Captain America is “missing” and the honeymoon phase is over. Gone are the celebrations welcoming home the loved ones taken away during the snap. Gone are parades and the “thank yous.” The world is in shambles, trying to pick up the pieces due to the chaos of the last five years of a fractured government, torn allies, and the economic infrastructure that’s barely holding on. People are losing hope, wondering will it ever get better? While there are enemies to face (there will always be enemies to face), The Falcon and The Winter Soldier dives deep into the lives of superheroes once the costume comes off and they’re alone with their thoughts. As soldiers of war, the most dangerous threat are their thoughts, the silence always seeping in.
As The Avengers scatter to deal with their own trauma (stares in WandaVision) and fires to put out, Sam Wilson and Bucky Barnes return to a life that audiences barely get to see: Home. Sam, the son of Louisiana natives, moves back in with a family who has already moved on without him. Bucky, the son of the dead, is forced to confront life with no family, friends, a natural arm nor relationships. As a man who was once frozen on ice and forced to be a weapon for war, his mental state is in shambles and the only man who would understand him was last seen walking away as the man Bucky never got a chance to be: fully lived, loved and happy.
While it’s easy for anyone to give up hope (which is something the world does), for Sam and Bucky they’re determined to “make it right” both in their professional careers and at home. Now in therapy, Bucky is no longer the Winter Soldier but James Buchanan, a man searching for the peace he once had in Wakanda by making amends to the lives he ruined (think of Bill Wilson’s 12 Step Program used AA).
Sam, who turned down being the next Captain America (“it feels like someone else’s”) struggles to step in as a provider to his family that doesn’t need nor wants his help. To them, he’s not The Falcon, but the brother and uncle who left them alone to save the world when times got too hard. Sam now grapples with putting the pieces back together in a world that just sees him as another Black man in America.
Like WandaVision, The Falcon and The Winter Soldier is an intimate look into not superheroes but humans grappling with the struggles of grief. Grieving for the lives they could have had if they never became superheroes and grieving over the life moments they missed during a single finger snap. While these two characters had a brief moment together in Civil War, The Falcon and The Winter Soldier is a deep dive into the relationship of two people who equally hate, yet respect each other through their shared PTSD trauma as soldiers struggling to make sense of their new reality. It rather refreshing watching characters we’ve followed for almost a decade given a chance to breathe and settle into themselves.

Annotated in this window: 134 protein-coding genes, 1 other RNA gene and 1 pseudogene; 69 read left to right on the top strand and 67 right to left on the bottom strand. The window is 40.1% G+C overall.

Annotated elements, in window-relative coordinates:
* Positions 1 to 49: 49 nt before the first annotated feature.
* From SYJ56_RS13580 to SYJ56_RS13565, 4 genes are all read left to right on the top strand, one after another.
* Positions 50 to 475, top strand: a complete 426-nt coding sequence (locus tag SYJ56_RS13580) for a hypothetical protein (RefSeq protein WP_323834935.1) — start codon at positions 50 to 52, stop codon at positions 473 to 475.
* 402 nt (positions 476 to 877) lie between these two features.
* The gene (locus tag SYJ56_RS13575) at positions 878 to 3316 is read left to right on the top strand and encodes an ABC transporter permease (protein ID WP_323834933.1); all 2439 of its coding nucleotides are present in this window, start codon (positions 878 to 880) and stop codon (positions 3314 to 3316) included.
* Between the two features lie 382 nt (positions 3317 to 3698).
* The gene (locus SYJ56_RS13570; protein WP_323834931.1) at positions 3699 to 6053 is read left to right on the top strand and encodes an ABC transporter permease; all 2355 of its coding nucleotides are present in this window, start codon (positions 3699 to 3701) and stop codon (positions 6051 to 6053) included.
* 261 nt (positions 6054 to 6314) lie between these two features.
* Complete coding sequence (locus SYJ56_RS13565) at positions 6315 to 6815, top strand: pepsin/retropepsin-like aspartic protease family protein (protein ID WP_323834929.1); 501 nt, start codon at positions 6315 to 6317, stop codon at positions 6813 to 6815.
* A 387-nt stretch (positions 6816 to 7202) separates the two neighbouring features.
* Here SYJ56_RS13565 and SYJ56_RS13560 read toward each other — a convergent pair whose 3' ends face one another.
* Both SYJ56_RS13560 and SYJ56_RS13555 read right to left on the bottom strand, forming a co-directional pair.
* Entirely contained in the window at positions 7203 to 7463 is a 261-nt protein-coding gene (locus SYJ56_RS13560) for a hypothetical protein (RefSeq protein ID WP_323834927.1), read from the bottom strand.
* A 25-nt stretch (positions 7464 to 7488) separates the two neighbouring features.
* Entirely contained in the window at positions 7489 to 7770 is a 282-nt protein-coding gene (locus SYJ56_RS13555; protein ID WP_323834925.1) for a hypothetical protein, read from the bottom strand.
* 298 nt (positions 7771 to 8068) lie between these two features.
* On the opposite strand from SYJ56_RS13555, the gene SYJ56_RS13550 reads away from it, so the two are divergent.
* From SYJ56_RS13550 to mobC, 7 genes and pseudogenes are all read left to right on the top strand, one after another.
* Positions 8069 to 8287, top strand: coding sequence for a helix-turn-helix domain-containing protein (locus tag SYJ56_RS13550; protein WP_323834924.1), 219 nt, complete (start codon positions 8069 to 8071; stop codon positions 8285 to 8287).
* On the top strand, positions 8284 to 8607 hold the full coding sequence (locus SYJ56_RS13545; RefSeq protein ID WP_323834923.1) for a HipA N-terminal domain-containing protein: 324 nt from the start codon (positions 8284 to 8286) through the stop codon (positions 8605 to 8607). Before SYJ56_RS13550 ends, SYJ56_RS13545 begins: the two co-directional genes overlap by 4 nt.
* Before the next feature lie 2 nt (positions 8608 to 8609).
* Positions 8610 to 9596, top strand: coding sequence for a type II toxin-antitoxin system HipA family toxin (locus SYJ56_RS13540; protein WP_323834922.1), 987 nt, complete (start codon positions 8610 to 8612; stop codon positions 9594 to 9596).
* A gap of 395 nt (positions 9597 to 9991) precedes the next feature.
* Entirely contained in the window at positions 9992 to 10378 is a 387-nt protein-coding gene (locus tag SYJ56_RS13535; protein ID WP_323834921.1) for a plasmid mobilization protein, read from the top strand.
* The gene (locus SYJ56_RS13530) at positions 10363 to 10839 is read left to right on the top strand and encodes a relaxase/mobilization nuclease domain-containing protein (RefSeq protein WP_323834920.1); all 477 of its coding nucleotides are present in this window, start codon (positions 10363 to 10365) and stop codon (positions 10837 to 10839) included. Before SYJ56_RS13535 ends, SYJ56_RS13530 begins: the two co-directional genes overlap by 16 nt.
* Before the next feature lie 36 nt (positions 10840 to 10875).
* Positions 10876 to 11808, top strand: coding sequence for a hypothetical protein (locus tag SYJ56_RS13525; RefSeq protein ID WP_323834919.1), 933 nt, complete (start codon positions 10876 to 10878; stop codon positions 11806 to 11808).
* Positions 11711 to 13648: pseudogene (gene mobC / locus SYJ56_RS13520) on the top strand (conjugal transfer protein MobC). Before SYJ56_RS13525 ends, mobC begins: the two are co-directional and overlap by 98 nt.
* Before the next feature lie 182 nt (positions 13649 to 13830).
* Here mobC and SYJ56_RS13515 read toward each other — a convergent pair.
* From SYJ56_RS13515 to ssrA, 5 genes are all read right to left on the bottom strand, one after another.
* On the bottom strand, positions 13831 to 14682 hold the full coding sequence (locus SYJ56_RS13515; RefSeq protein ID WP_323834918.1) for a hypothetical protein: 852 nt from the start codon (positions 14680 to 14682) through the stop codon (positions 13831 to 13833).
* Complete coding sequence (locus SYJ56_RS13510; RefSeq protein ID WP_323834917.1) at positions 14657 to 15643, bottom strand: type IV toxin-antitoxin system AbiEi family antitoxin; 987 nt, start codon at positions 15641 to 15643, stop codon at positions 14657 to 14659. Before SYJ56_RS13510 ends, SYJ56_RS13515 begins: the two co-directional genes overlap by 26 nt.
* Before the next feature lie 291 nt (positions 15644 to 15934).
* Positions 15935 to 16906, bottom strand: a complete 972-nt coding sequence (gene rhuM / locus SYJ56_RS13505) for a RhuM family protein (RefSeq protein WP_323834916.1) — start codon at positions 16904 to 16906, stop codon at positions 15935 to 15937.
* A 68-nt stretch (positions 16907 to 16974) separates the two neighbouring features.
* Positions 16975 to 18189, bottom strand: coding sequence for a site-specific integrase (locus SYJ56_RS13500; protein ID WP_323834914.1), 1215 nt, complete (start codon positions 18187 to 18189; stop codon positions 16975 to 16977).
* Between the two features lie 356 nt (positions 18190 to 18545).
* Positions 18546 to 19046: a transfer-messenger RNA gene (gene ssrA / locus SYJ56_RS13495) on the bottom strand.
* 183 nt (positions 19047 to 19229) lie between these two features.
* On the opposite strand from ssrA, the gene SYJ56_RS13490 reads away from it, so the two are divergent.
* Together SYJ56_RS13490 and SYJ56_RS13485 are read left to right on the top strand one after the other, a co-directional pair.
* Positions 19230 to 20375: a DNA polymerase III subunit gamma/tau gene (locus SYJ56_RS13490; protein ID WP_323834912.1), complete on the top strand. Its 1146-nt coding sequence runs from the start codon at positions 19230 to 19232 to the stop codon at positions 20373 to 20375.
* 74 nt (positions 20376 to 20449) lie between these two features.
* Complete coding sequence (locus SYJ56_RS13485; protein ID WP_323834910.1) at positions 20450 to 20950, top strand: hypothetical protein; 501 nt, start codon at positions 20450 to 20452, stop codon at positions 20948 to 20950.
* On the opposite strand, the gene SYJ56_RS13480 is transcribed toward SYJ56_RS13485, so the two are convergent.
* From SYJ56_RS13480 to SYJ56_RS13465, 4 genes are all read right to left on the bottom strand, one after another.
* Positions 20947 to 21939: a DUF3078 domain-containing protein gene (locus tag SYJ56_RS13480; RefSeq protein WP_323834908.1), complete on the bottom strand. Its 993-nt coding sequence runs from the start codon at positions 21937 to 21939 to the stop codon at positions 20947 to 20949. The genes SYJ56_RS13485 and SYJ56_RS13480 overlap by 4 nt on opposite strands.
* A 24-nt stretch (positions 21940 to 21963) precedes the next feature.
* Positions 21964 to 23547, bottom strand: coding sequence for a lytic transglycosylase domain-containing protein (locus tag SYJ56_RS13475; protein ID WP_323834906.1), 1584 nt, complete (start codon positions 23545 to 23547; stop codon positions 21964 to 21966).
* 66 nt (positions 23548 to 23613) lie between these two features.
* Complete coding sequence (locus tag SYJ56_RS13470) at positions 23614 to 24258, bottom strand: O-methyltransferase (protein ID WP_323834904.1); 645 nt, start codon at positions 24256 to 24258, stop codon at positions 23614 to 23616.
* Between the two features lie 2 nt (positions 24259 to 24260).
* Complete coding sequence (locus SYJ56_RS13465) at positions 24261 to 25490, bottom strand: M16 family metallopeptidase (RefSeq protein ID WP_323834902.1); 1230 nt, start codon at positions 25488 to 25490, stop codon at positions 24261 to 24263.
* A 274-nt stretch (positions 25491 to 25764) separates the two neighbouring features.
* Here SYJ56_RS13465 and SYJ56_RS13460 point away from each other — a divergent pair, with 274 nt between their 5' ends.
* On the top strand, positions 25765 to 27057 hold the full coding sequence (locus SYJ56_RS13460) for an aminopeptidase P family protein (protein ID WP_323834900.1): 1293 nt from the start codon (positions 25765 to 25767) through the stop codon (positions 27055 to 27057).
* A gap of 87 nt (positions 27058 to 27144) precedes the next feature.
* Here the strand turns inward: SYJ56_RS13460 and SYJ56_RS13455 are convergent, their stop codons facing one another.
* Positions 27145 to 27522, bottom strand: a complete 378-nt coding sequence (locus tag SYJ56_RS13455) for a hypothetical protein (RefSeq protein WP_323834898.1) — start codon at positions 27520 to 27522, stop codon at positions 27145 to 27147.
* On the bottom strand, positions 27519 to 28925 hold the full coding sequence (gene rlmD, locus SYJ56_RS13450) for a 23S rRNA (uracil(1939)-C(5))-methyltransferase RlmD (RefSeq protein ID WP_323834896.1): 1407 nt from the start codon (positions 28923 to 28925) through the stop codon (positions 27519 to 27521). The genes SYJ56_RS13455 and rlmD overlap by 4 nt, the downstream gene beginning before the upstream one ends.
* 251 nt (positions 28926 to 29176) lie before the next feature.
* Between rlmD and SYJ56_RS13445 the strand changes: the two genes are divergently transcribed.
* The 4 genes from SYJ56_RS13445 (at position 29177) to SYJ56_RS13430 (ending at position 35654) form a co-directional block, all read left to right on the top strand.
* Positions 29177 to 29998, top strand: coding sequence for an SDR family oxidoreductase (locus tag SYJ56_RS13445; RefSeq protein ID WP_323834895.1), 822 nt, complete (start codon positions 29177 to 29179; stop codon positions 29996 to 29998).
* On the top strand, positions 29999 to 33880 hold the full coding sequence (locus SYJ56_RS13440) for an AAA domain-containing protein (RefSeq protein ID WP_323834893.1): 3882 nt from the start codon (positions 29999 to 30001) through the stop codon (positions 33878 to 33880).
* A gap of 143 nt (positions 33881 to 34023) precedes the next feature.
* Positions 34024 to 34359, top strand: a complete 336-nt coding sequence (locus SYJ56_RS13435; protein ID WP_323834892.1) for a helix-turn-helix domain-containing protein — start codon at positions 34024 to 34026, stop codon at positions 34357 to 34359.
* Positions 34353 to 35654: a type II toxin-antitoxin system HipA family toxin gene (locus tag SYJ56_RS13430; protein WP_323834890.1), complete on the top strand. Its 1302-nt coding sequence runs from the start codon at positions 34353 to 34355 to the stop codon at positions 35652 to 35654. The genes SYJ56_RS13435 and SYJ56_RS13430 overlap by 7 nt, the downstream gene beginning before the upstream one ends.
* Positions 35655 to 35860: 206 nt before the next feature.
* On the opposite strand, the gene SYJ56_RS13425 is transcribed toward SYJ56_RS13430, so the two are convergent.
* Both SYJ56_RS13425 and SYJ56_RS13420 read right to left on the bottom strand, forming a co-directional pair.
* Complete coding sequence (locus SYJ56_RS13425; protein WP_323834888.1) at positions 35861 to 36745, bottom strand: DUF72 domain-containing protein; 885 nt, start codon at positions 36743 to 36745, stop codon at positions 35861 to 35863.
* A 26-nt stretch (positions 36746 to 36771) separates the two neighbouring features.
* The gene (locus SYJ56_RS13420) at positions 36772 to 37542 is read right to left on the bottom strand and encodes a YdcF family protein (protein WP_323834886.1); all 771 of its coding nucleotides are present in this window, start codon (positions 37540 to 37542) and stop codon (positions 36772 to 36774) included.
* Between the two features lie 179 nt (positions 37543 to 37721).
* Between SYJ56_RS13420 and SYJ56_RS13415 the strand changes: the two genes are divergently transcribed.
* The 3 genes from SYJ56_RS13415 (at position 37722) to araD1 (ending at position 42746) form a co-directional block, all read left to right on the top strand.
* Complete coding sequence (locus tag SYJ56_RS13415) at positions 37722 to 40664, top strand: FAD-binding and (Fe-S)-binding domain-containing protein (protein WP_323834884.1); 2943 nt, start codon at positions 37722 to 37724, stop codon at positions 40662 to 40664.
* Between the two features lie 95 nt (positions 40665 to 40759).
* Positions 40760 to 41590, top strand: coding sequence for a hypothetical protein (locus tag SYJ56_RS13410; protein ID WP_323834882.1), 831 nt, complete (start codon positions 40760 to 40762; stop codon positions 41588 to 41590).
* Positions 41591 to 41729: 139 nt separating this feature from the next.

Told in just six episodes with the first one being 47 minutes and 17 seconds long, the series combines the action of their signature big-budget movies (reportedly costing $150 million) as criminals of the LAF are determined for life to return back to life during the snap (because of profit) wanting a world without borders. “Trust me, every time something gets better for one group, it gets worse for another,” Sam echos.
The opening sequence is breathtaking as it thrusts us into a battle in the skies as Falcon, Red Wings, and troops on the ground attempt to take down the terrorist organization. Each moment is invigorating as both teams try to make it to the border of the Liberian airbase (The Sokovia Accords are still intact). The cinematography following the action seamlessly as the camera angle dives and swoops with action giving us powerful explosions and instant deaths.
While this is just Marvel Studios’ second foray into the TV world, this was the first series filmed before being shut down due to COVID and the earthquake in Puerto Rico. Having a lot to prove to both audiences and their actors, Marvel has created a series that should be the blueprint for all shows going forward.
It is a show that brings out the best of Sam and Bucky while not shying away from their worst moments. It also manages to be incredibly funny as two opposites join forces bringing out each other’s sense of humor. Inspired by buddy-cop comedies of the past, it’s such an evolution in storytelling seeing Sebastian Stan’s Bucky cracking jokes with as much fierceness as he cracks skulls.
Despite their costumes and adventures, Marvel shows us two superheroes who must realize in order to save the world, they must first save themselves. Steve Roger would be proud of the men they’ve become.